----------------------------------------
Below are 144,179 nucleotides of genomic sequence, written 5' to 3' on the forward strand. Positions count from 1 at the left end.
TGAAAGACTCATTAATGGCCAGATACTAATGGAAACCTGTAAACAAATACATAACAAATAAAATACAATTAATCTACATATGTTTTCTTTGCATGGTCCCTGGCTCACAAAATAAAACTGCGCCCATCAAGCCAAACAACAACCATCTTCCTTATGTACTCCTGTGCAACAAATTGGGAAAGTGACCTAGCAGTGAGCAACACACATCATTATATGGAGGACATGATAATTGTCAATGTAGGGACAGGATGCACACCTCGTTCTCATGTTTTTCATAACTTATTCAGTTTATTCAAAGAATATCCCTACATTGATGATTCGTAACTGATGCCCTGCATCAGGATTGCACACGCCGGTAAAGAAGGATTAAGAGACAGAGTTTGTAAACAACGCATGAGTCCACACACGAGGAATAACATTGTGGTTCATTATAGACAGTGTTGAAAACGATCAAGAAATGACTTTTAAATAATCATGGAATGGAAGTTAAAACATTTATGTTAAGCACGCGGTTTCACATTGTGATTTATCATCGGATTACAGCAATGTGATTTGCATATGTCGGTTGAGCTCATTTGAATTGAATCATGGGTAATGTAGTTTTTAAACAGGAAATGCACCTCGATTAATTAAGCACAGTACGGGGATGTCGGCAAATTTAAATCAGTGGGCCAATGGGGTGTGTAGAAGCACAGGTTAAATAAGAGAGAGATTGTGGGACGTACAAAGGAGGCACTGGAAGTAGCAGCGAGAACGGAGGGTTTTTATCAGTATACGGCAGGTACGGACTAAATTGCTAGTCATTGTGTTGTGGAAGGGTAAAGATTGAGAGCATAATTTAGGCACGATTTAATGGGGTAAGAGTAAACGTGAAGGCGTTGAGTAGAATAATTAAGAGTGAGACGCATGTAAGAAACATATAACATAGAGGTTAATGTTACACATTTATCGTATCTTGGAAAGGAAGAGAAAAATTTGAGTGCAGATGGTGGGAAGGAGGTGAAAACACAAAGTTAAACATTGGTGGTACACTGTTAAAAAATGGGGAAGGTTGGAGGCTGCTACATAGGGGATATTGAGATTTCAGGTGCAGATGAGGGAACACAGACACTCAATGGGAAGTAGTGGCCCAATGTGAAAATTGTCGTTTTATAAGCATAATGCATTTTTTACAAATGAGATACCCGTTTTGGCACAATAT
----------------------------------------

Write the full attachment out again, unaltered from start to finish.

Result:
Below are 144,179 nucleotides of genomic sequence, written 5' to 3' on the forward strand. Positions count from 1 at the left end.
TGAAAGACTCATTAATGGCCAGATACTAATGGAAACCTGTAAACAAATACATAACAAATAAAATACAATTAATCTACATATGTTTTCTTTGCATGGTCCCTGGCTCACAAAATAAAACTGCGCCCATCAAGCCAAACAACAACCATCTTCCTTATGTACTCCTGTGCAACAAATTGGGAAAGTGACCTAGCAGTGAGCAACACACATCATTATATGGAGGACATGATAATTGTCAATGTAGGGACAGGATGCACACCTCGTTCTCATGTTTTTCATAACTTATTCAGTTTATTCAAAGAATATCCCTACATTGATGATTCGTAACTGATGCCCTGCATCAGGATTGCACACGCCGGTAAAGAAGGATTAAGAGACAGAGTTTGTAAACAACGCATGAGTCCACACACGAGGAATAACATTGTGGTTCATTATAGACAGTGTTGAAAACGATCAAGAAATGACTTTTAAATAATCATGGAATGGAAGTTAAAACATTTATGTTAAGCACGCGGTTTCACATTGTGATTTATCATCGGATTACAGCAATGTGATTTGCATATGTCGGTTGAGCTCATTTGAATTGAATCATGGGTAATGTAGTTTTTAAACAGGAAATGCACCTCGATTAATTAAGCACAGTACGGGGATGTCGGCAAATTTAAATCAGTGGGCCAATGGGGTGTGTAGAAGCACAGGTTAAATAAGAGAGAGATTGTGGGACGTACAAAGGAGGCACTGGAAGTAGCAGCGAGAACGGAGGGTTTTTATCAGTATACGGCAGGTACGGACTAAATTGCTAGTCATTGTGTTGTGGAAGGGTAAAGATTGAGAGCATAATTTAGGCACGATTTAATGGGGTAAGAGTAAACGTGAAGGCGTTGAGTAGAATAATTAAGAGTGAGACGCATGTAAGAAACATATAACATAGAGGTTAATGTTACACATTTATCGTATCTTGGAAAGGAAGAGAAAAATTTGAGTGCAGATGGTGGGAAGGAGGTGAAAACACAAAGTTAAACATTGGTGGTACACTGTTAAAAAATGGGGAAGGTTGGAGGCTGCTACATAGGGGATATTGAGATTTCAGGTGCAGATGAGGGAACACAGACACTCAATGGGAAGTAGTGGCCCAATGTGAAAATTGTCGTTTTATAAGCATAATGCATTTTTTACAAATGAGATACCCGTTTTGGCACAATAT